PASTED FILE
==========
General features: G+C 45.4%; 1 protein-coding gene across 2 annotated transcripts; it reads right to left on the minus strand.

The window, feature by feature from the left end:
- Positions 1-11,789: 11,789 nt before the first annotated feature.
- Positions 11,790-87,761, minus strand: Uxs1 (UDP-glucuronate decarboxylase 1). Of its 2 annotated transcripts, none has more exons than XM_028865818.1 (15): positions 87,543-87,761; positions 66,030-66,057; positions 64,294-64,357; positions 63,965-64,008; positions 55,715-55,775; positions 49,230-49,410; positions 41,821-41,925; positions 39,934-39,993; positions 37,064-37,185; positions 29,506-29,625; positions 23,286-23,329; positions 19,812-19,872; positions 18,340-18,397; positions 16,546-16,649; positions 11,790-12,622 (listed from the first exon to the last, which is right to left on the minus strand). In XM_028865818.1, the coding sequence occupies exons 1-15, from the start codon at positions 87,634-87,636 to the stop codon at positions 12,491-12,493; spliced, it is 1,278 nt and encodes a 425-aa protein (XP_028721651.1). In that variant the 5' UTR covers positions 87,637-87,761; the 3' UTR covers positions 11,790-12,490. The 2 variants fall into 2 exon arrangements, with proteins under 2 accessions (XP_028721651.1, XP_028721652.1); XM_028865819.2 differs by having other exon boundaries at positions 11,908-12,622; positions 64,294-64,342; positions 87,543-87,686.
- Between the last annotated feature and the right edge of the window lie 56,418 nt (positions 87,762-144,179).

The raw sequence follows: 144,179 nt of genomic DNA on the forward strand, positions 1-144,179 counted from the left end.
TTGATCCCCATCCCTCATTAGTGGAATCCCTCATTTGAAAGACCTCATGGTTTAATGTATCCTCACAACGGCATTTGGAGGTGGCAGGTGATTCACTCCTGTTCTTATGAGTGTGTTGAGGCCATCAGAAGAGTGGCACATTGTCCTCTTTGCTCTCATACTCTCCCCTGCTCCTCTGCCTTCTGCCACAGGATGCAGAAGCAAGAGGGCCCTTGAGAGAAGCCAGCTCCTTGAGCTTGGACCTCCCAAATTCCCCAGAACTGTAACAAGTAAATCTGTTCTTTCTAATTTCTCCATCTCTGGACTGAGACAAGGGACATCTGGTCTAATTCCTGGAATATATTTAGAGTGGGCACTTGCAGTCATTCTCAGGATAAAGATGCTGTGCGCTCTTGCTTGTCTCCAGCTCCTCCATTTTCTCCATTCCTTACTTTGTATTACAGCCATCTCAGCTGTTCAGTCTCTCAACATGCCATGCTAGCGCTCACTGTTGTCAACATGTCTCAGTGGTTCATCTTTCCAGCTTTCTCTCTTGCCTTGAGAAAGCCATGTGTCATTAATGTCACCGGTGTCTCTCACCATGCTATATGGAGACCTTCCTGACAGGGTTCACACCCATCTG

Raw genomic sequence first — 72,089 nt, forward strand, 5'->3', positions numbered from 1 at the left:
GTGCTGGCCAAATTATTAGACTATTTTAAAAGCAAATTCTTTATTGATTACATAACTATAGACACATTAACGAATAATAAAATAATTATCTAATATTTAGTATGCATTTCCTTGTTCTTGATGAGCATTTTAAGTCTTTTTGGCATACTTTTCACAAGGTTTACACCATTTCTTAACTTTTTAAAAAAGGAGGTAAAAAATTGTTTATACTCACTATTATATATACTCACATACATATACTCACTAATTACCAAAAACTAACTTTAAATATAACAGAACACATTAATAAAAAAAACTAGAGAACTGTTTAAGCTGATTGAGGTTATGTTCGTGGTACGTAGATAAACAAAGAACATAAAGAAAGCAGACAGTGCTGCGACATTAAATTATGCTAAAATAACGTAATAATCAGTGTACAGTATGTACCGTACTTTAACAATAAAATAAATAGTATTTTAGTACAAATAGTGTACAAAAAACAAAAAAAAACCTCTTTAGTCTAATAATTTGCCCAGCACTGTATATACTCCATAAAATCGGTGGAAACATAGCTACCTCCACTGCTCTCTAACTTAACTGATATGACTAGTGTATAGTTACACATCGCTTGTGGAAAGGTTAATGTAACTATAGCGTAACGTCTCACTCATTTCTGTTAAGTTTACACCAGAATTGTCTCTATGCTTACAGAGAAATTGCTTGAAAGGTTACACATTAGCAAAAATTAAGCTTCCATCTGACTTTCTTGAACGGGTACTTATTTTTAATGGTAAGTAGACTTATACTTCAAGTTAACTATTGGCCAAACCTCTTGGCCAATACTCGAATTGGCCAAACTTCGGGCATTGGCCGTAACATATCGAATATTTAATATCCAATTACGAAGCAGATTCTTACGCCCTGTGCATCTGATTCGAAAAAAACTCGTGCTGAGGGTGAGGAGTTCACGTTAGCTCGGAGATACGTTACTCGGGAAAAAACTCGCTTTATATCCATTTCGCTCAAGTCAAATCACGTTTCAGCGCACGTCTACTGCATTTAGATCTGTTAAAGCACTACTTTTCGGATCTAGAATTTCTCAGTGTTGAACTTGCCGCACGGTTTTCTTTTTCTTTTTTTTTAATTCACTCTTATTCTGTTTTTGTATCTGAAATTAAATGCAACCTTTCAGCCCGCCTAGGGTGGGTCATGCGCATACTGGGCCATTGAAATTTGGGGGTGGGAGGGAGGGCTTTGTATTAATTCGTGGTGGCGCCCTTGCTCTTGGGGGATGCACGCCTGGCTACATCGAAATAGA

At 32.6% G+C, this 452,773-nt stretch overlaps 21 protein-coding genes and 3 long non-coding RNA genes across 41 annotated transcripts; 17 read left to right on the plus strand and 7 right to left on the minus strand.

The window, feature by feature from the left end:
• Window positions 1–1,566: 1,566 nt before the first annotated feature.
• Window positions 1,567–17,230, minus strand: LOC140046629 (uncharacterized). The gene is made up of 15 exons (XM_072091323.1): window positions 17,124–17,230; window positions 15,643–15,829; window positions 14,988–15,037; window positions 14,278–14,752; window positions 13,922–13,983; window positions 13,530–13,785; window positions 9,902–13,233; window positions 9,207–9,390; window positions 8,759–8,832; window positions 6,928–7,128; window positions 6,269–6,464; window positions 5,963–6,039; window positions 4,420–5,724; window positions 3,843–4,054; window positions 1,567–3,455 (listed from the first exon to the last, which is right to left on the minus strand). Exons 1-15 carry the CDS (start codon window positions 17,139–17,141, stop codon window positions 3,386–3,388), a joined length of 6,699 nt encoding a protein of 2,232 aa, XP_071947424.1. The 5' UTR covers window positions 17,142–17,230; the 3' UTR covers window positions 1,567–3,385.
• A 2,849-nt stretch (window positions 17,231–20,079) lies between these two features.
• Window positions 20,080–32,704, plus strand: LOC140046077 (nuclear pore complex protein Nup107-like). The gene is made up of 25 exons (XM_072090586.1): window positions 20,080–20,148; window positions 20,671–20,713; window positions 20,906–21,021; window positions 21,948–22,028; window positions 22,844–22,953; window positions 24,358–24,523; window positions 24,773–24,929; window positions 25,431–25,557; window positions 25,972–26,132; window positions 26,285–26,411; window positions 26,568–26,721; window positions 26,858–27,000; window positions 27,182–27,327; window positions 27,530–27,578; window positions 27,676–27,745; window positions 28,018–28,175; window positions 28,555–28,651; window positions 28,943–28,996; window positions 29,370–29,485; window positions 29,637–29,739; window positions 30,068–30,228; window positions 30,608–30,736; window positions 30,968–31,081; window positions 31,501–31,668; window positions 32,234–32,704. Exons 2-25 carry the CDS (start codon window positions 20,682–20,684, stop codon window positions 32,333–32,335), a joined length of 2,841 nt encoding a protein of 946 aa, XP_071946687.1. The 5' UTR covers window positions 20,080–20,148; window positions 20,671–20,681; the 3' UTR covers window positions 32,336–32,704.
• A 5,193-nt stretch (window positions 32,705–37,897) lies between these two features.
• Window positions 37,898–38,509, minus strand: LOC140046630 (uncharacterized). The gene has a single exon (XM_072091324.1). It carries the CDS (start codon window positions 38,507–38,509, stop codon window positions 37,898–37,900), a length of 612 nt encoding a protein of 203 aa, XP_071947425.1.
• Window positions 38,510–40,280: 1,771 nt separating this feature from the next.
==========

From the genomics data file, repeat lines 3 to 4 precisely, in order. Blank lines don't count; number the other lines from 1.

- Positions 1-11,789: 11,789 nt before the first annotated feature.
- Positions 11,790-87,761, minus strand: Uxs1 (UDP-glucuronate decarboxylase 1). Of its 2 annotated transcripts, none has more exons than XM_028865818.1 (15): positions 87,543-87,761; positions 66,030-66,057; positions 64,294-64,357; positions 63,965-64,008; positions 55,715-55,775; positions 49,230-49,410; positions 41,821-41,925; positions 39,934-39,993; positions 37,064-37,185; positions 29,506-29,625; positions 23,286-23,329; positions 19,812-19,872; positions 18,340-18,397; positions 16,546-16,649; positions 11,790-12,622 (listed from the first exon to the last, which is right to left on the minus strand). In XM_028865818.1, the coding sequence occupies exons 1-15, from the start codon at positions 87,634-87,636 to the stop codon at positions 12,491-12,493; spliced, it is 1,278 nt and encodes a 425-aa protein (XP_028721651.1). In that variant the 5' UTR covers positions 87,637-87,761; the 3' UTR covers positions 11,790-12,490. The 2 variants fall into 2 exon arrangements, with proteins under 2 accessions (XP_028721651.1, XP_028721652.1); XM_028865819.2 differs by having other exon boundaries at positions 11,908-12,622; positions 64,294-64,342; positions 87,543-87,686.